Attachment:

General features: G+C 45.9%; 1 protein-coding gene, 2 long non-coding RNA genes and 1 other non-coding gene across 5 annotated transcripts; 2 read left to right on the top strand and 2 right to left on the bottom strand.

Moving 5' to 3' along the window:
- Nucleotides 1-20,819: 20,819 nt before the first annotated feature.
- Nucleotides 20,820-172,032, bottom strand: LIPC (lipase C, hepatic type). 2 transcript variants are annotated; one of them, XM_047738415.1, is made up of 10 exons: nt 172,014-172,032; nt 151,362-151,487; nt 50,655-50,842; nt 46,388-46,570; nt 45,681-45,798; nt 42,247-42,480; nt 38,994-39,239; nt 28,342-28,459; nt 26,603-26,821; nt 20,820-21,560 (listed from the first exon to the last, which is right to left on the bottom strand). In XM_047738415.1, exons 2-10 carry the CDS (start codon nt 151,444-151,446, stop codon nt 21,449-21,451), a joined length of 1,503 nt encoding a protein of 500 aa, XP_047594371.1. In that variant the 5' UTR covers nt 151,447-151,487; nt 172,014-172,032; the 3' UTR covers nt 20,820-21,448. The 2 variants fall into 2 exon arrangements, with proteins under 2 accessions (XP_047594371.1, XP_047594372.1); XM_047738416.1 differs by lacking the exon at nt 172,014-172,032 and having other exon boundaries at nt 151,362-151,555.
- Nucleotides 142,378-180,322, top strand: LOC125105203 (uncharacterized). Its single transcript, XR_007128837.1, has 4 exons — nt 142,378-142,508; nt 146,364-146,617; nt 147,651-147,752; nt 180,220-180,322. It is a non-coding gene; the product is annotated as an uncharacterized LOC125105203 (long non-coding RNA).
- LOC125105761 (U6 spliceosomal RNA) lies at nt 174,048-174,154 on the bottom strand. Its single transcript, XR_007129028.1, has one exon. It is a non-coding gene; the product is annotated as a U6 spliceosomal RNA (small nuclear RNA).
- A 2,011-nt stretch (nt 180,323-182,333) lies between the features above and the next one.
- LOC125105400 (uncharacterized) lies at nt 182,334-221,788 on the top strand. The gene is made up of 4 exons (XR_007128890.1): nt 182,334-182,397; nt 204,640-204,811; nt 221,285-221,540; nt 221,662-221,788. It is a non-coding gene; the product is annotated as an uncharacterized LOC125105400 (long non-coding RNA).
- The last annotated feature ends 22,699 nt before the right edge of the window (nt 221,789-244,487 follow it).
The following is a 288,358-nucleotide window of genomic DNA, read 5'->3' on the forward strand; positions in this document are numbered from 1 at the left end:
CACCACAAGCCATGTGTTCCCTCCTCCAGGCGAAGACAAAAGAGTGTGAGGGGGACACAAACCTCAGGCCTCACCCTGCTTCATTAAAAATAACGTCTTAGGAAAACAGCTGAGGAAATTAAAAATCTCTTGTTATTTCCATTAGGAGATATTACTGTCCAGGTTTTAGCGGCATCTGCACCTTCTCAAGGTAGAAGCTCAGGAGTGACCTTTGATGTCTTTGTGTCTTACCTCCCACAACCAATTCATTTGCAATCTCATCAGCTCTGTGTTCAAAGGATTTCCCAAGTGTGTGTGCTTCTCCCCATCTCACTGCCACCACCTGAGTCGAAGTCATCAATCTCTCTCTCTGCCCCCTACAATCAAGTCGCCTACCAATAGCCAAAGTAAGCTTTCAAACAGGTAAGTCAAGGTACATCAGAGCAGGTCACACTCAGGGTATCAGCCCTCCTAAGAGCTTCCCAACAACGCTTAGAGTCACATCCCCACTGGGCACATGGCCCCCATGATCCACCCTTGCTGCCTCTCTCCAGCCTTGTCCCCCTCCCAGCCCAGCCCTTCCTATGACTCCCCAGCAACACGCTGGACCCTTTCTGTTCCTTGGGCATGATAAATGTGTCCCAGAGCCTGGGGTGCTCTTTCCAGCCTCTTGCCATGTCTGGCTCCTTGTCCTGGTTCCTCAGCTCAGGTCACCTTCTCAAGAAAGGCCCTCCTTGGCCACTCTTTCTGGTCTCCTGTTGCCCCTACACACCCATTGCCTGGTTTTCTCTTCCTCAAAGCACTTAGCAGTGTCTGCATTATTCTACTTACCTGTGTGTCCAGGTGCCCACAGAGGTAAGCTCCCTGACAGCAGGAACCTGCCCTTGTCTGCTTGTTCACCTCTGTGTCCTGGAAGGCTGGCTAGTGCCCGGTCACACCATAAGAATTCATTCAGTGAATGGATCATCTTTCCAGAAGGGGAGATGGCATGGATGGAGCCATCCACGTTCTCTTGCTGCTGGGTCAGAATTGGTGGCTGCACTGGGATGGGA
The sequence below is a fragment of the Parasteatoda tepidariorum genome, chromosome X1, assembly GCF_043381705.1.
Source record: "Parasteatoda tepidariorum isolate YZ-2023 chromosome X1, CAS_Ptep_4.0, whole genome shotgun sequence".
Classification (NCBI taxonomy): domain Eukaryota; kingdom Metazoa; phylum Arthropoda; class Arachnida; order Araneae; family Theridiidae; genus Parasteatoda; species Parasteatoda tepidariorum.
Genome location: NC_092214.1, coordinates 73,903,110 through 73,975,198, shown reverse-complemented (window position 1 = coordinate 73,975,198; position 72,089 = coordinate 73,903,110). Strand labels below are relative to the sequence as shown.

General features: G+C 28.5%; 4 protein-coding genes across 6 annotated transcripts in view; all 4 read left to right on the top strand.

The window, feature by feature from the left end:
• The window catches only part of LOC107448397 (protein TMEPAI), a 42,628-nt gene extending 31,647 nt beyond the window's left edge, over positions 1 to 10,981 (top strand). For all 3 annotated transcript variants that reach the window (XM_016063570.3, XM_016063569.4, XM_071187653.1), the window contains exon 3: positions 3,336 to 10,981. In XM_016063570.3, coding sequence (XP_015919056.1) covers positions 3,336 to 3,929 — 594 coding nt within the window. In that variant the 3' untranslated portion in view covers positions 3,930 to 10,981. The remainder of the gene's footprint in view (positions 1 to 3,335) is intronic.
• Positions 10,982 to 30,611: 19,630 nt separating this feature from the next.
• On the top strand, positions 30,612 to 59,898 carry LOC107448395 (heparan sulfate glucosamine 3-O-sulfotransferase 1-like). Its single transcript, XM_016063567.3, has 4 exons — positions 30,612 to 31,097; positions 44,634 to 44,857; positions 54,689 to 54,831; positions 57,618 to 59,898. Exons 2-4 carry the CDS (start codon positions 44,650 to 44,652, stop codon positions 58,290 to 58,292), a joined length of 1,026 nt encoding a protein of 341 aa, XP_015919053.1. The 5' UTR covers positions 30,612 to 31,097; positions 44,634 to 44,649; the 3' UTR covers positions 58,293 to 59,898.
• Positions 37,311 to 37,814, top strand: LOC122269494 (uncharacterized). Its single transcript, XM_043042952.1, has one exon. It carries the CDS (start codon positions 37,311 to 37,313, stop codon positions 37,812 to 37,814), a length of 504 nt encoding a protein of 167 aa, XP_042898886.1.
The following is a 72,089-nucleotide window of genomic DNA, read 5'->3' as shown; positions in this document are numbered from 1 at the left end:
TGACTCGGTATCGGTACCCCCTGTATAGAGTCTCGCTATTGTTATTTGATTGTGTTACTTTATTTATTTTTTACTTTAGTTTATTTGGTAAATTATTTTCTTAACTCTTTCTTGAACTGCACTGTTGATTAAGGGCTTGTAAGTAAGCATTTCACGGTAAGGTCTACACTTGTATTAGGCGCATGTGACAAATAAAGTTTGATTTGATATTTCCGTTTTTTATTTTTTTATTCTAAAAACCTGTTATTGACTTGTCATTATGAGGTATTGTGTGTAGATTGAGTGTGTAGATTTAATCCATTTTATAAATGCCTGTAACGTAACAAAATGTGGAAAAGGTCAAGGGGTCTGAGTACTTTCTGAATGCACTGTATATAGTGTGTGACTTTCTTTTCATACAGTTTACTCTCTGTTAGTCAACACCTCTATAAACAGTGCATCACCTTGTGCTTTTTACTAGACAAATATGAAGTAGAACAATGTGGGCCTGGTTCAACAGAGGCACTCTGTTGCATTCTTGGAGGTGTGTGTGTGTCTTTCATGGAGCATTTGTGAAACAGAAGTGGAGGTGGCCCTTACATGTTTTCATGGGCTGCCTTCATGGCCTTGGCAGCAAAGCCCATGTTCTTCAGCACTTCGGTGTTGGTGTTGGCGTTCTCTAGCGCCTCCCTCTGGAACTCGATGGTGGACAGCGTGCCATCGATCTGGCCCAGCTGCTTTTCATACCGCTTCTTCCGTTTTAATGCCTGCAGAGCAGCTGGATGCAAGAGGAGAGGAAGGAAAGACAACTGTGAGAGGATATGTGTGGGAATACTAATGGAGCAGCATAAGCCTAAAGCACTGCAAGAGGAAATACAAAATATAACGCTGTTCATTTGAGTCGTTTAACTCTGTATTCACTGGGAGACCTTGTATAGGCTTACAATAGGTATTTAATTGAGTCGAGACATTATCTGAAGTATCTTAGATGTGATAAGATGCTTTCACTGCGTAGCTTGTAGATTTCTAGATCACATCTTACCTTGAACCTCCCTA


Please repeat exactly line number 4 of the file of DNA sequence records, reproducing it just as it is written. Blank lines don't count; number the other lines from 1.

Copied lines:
- Nucleotides 20,820-172,032, bottom strand: LIPC (lipase C, hepatic type). 2 transcript variants are annotated; one of them, XM_047738415.1, is made up of 10 exons: nt 172,014-172,032; nt 151,362-151,487; nt 50,655-50,842; nt 46,388-46,570; nt 45,681-45,798; nt 42,247-42,480; nt 38,994-39,239; nt 28,342-28,459; nt 26,603-26,821; nt 20,820-21,560 (listed from the first exon to the last, which is right to left on the bottom strand). In XM_047738415.1, exons 2-10 carry the CDS (start codon nt 151,444-151,446, stop codon nt 21,449-21,451), a joined length of 1,503 nt encoding a protein of 500 aa, XP_047594371.1. In that variant the 5' UTR covers nt 151,447-151,487; nt 172,014-172,032; the 3' UTR covers nt 20,820-21,448. The 2 variants fall into 2 exon arrangements, with proteins under 2 accessions (XP_047594371.1, XP_047594372.1); XM_047738416.1 differs by lacking the exon at nt 172,014-172,032 and having other exon boundaries at nt 151,362-151,555.